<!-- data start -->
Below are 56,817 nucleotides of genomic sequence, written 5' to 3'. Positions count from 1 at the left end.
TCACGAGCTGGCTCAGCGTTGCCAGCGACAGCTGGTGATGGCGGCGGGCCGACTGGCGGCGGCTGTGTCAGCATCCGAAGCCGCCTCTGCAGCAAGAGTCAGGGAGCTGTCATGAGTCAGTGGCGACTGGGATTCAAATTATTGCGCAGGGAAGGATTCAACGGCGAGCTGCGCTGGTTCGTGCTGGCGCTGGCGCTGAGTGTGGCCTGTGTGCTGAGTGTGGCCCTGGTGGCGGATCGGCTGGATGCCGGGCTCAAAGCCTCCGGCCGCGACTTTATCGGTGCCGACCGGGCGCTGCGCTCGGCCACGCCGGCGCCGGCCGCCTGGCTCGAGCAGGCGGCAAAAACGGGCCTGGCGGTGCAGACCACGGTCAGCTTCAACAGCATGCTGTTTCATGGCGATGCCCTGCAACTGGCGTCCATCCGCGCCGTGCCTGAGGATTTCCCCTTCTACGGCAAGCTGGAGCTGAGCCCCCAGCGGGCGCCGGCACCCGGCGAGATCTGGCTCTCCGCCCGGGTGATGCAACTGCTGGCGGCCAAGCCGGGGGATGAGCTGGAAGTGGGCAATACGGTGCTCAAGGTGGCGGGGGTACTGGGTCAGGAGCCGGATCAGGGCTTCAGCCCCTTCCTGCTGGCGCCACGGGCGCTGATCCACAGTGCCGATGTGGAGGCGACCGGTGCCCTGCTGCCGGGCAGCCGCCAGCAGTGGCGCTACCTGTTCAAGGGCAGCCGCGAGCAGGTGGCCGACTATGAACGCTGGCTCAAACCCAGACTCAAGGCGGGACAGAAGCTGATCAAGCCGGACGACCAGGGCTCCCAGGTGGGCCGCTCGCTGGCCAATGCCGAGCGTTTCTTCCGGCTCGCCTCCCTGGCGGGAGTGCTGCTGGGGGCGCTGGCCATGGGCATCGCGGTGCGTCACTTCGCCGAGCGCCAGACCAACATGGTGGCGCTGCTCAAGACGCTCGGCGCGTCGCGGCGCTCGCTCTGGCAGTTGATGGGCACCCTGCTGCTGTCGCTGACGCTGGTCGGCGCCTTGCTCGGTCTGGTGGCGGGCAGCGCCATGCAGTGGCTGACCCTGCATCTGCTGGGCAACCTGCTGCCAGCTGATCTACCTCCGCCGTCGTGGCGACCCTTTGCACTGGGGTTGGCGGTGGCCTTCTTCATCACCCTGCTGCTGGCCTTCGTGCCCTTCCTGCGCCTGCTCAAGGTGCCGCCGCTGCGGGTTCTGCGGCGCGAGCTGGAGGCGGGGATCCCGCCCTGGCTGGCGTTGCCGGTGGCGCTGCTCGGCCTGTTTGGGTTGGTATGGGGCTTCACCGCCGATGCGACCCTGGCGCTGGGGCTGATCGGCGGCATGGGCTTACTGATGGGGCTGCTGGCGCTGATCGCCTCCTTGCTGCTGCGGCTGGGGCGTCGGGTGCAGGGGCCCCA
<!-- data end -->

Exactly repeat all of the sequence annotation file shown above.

Below are 56,817 nucleotides of genomic sequence, written 5' to 3'. Positions count from 1 at the left end.
TCACGAGCTGGCTCAGCGTTGCCAGCGACAGCTGGTGATGGCGGCGGGCCGACTGGCGGCGGCTGTGTCAGCATCCGAAGCCGCCTCTGCAGCAAGAGTCAGGGAGCTGTCATGAGTCAGTGGCGACTGGGATTCAAATTATTGCGCAGGGAAGGATTCAACGGCGAGCTGCGCTGGTTCGTGCTGGCGCTGGCGCTGAGTGTGGCCTGTGTGCTGAGTGTGGCCCTGGTGGCGGATCGGCTGGATGCCGGGCTCAAAGCCTCCGGCCGCGACTTTATCGGTGCCGACCGGGCGCTGCGCTCGGCCACGCCGGCGCCGGCCGCCTGGCTCGAGCAGGCGGCAAAAACGGGCCTGGCGGTGCAGACCACGGTCAGCTTCAACAGCATGCTGTTTCATGGCGATGCCCTGCAACTGGCGTCCATCCGCGCCGTGCCTGAGGATTTCCCCTTCTACGGCAAGCTGGAGCTGAGCCCCCAGCGGGCGCCGGCACCCGGCGAGATCTGGCTCTCCGCCCGGGTGATGCAACTGCTGGCGGCCAAGCCGGGGGATGAGCTGGAAGTGGGCAATACGGTGCTCAAGGTGGCGGGGGTACTGGGTCAGGAGCCGGATCAGGGCTTCAGCCCCTTCCTGCTGGCGCCACGGGCGCTGATCCACAGTGCCGATGTGGAGGCGACCGGTGCCCTGCTGCCGGGCAGCCGCCAGCAGTGGCGCTACCTGTTCAAGGGCAGCCGCGAGCAGGTGGCCGACTATGAACGCTGGCTCAAACCCAGACTCAAGGCGGGACAGAAGCTGATCAAGCCGGACGACCAGGGCTCCCAGGTGGGCCGCTCGCTGGCCAATGCCGAGCGTTTCTTCCGGCTCGCCTCCCTGGCGGGAGTGCTGCTGGGGGCGCTGGCCATGGGCATCGCGGTGCGTCACTTCGCCGAGCGCCAGACCAACATGGTGGCGCTGCTCAAGACGCTCGGCGCGTCGCGGCGCTCGCTCTGGCAGTTGATGGGCACCCTGCTGCTGTCGCTGACGCTGGTCGGCGCCTTGCTCGGTCTGGTGGCGGGCAGCGCCATGCAGTGGCTGACCCTGCATCTGCTGGGCAACCTGCTGCCAGCTGATCTACCTCCGCCGTCGTGGCGACCCTTTGCACTGGGGTTGGCGGTGGCCTTCTTCATCACCCTGCTGCTGGCCTTCGTGCCCTTCCTGCGCCTGCTCAAGGTGCCGCCGCTGCGGGTTCTGCGGCGCGAGCTGGAGGCGGGGATCCCGCCCTGGCTGGCGTTGCCGGTGGCGCTGCTCGGCCTGTTTGGGTTGGTATGGGGCTTCACCGCCGATGCGACCCTGGCGCTGGGGCTGATCGGCGGCATGGGCTTACTGATGGGGCTGCTGGCGCTGATCGCCTCCTTGCTGCTGCGGCTGGGGCGTCGGGTGCAGGGGCCCCA